In W36 in the cherry landscape, the 2023/24 European Union (EU) cherry production is estimated at 657,435. Unfavorable growing conditions in key Member States are contributing to the decline in cherry yields. As a result, cherry consumption in the EU is expected to decline due to a supply shortage. According to Freshfel Europe, fruit consumption faced downward pressure due to the economic crisis and high inflation resulting from the Russia-Ukraine war. The situation led to a reduction in consumers' purchasing power. This combination of factors led to a challenging market environment for cherries and other fruits in the EU, potentially impacting regional consumption levels. In 2023/24, cherry imports into the EU may increase due to the decline in production.
The German authorities, in collaboration with the Rapid Alert System for Food and Feed (RASFF), issued a consumer alert concerning cherries imported from Turkey in W36 due to the detection of elevated levels of three pesticides. During an official market control conducted on July 19, cherries from Turkey were found to contain excessive amounts of the pesticides - Chlorpyrifos, Dimethoate, and Omethoate - all of which exceeded their maximum residue limits (MRLs). Specifically, Chlorpyrifos was detected at 0.029 +/- 0.015 milligram per kilogram (mg/kg) – parts per million (ppm), surpassing its MRL of 0.01 mg/kg – ppm. Dimethoate was present at 0.16 +/- 0.08 mg/kg – ppm, and Omethoate at 0.069 +/- 0.035 mg/kg – ppm, both surpassing their MRLs set at 0.01 mg/kg – ppm.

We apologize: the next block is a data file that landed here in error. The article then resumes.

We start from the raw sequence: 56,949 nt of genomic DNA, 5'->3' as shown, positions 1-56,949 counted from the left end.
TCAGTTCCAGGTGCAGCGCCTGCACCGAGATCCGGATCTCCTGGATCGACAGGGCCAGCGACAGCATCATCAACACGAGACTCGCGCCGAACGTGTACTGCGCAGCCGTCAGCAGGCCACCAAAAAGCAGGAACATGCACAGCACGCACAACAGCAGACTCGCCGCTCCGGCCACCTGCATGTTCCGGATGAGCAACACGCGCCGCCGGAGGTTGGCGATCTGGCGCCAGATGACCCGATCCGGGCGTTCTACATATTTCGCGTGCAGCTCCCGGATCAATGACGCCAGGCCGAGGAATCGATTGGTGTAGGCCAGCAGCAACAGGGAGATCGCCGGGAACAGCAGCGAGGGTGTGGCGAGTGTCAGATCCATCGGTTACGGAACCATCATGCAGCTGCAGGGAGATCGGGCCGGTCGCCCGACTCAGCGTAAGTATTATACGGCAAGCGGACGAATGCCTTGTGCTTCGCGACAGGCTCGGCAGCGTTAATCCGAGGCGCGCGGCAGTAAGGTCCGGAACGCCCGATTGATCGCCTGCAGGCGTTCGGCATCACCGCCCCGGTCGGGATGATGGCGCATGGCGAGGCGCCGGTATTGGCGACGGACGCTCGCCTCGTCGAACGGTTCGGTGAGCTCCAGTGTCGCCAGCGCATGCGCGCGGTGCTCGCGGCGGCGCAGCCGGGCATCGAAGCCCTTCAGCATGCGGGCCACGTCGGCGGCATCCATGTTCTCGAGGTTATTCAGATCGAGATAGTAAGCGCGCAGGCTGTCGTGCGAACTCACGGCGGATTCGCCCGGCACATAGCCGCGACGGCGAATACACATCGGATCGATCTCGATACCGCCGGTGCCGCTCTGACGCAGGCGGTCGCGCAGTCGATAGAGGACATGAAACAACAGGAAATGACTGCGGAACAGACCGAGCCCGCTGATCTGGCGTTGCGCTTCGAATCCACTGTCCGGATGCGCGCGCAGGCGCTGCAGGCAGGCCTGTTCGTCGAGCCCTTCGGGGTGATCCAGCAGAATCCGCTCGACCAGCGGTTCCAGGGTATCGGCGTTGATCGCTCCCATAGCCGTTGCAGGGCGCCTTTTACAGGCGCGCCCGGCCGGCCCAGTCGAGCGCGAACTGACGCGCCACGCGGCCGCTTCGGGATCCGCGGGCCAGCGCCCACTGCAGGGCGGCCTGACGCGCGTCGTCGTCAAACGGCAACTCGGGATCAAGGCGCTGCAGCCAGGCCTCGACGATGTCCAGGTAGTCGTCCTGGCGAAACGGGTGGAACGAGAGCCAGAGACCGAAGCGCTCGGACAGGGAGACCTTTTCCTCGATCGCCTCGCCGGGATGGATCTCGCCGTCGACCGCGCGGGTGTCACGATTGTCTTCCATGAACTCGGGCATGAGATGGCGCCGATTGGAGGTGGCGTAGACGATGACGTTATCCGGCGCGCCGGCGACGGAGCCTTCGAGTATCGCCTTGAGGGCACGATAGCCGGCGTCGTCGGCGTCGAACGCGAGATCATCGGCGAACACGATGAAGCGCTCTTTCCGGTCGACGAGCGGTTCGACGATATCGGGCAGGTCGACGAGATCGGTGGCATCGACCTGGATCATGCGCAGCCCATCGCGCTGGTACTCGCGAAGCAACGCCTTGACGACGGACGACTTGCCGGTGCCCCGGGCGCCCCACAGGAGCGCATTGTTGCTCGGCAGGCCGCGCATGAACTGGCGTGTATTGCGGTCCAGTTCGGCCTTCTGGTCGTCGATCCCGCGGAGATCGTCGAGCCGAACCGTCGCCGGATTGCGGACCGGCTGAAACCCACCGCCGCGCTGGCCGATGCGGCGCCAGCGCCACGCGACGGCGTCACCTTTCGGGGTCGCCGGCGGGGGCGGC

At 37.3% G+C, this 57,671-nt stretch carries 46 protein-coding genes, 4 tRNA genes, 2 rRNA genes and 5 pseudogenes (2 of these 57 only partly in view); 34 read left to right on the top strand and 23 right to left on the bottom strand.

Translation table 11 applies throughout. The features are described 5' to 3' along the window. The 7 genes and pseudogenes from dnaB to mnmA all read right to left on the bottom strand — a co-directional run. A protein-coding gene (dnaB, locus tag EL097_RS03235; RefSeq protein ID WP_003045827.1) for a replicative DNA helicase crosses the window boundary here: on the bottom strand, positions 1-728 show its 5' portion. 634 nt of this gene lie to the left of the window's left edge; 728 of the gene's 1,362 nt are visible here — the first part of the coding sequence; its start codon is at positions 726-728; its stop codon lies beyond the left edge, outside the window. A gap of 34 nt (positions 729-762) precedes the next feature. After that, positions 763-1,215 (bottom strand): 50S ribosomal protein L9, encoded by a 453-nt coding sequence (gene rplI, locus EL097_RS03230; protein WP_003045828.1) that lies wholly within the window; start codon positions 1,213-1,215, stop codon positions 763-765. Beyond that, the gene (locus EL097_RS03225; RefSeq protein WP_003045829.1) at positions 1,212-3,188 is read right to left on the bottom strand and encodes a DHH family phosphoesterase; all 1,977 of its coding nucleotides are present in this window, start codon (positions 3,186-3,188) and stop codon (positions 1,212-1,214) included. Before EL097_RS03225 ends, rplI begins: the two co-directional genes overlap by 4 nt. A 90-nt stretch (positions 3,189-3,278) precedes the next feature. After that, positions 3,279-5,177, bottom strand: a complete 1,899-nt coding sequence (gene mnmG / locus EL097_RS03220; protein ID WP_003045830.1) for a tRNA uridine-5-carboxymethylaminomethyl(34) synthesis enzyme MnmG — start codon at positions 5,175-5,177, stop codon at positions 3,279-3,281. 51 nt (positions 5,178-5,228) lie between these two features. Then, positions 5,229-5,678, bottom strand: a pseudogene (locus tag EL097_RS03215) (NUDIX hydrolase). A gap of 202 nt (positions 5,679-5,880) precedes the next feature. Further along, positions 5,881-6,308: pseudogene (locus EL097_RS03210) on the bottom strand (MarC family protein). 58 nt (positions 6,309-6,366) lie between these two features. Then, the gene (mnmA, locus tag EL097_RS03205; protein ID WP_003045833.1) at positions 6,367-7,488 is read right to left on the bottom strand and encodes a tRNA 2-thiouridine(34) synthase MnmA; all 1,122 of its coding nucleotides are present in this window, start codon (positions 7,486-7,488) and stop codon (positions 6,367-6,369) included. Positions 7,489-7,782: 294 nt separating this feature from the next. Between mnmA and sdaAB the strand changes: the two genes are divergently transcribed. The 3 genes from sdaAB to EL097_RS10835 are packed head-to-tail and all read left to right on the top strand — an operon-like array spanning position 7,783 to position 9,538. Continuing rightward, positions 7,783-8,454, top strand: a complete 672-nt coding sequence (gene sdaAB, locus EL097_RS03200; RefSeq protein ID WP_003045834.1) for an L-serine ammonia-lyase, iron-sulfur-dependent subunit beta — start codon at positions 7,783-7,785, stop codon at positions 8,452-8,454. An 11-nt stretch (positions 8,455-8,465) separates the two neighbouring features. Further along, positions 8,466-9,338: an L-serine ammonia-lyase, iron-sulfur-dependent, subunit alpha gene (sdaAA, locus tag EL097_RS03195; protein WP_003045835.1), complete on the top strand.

Lastly, the Turkish cherry harvest is estimated at 900 thousand metric tons (mt) in the 2023/24 season, an increase of 8% year-on-year (YoY). This growth can be attributed to favorable weather conditions and soil quality. Turkey’s cherry exports reached 75 thousand mt as of early Aug-23. This indicates a strong start to the 2023/24 season and is on track to surpass the 2022/23 export volumes.